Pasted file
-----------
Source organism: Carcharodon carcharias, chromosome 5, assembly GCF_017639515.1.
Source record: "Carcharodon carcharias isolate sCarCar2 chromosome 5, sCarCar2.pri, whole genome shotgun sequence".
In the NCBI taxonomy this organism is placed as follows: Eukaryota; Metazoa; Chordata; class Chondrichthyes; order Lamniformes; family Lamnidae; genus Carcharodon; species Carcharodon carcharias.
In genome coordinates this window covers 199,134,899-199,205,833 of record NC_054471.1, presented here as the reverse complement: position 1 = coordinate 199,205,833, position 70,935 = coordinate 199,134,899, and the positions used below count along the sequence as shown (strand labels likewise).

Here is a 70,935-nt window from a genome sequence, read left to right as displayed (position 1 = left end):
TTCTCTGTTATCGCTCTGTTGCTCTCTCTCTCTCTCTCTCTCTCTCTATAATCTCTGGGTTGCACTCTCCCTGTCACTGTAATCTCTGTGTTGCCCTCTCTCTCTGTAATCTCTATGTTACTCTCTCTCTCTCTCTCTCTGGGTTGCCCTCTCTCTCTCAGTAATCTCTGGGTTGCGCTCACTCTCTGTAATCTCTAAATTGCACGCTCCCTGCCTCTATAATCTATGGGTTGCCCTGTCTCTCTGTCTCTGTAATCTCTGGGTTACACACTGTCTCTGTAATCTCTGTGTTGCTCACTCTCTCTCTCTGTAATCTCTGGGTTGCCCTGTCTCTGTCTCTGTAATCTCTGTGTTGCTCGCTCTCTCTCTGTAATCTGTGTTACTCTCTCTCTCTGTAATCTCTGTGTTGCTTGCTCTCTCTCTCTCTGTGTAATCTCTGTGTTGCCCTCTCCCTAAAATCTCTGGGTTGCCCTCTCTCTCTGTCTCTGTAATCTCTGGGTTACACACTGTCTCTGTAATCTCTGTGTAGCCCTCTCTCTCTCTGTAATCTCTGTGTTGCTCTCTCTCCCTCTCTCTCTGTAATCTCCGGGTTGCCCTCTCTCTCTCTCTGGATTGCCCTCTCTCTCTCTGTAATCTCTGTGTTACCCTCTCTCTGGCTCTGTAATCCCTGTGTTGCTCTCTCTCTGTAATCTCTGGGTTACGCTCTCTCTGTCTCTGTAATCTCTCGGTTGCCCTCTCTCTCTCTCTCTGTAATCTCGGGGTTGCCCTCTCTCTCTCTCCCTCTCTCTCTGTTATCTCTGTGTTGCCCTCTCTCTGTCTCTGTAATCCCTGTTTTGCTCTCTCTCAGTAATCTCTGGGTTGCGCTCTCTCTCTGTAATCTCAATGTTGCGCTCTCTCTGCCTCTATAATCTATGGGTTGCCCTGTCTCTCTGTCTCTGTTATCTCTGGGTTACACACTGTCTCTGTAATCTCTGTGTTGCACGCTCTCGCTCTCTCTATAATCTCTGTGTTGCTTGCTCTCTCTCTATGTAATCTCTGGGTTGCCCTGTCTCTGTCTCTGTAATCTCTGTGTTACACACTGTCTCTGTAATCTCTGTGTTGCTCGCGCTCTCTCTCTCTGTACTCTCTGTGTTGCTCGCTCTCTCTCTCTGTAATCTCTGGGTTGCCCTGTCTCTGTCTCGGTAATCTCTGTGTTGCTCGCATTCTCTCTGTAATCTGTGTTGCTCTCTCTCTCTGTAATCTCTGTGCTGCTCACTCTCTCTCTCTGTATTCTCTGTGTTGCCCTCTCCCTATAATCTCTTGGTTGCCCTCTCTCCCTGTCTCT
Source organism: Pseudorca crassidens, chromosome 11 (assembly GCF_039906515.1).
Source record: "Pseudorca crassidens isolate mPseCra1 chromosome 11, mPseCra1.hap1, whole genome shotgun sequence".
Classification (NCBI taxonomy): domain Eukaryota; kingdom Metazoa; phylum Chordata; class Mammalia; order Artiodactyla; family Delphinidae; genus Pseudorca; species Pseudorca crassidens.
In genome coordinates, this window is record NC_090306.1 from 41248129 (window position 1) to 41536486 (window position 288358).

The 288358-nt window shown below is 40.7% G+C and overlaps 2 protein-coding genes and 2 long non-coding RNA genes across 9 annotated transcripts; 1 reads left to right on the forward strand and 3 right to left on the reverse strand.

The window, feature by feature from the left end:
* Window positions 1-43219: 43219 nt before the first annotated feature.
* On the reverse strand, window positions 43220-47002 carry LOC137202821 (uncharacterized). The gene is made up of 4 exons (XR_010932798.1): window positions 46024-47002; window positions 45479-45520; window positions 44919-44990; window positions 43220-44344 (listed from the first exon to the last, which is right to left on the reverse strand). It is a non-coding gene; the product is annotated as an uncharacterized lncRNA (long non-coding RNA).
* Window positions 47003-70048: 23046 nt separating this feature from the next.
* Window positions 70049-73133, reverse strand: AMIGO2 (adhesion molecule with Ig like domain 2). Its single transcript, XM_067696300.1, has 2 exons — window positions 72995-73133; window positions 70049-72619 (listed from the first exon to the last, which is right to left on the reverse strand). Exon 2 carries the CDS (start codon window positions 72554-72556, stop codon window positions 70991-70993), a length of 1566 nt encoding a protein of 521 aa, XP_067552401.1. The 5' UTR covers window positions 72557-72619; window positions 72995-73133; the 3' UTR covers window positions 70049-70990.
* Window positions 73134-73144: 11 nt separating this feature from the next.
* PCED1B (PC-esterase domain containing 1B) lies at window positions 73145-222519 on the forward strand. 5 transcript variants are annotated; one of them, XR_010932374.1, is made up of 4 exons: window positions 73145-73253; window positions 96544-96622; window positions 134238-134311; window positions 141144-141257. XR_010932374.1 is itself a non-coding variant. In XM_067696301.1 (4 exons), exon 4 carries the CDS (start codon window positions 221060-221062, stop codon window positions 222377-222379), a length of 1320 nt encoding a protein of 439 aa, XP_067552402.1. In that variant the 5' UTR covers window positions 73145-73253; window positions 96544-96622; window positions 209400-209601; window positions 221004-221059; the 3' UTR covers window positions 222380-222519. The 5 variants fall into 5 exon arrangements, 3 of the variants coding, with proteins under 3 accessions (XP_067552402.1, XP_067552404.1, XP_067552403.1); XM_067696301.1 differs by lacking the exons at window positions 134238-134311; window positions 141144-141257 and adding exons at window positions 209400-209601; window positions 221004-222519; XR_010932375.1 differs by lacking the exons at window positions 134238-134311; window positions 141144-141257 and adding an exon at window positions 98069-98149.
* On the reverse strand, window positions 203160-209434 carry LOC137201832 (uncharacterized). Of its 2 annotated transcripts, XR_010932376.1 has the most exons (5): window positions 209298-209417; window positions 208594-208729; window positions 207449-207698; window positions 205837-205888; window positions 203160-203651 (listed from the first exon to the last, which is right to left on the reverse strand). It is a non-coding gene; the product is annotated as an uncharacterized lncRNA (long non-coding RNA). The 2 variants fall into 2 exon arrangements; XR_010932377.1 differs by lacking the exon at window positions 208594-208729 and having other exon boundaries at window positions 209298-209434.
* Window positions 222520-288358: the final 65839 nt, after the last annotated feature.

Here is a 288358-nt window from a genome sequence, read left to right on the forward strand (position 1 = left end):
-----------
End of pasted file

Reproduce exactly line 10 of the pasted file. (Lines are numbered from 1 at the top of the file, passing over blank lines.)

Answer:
In genome coordinates, this window is record NC_090306.1 from 41248129 (window position 1) to 41536486 (window position 288358).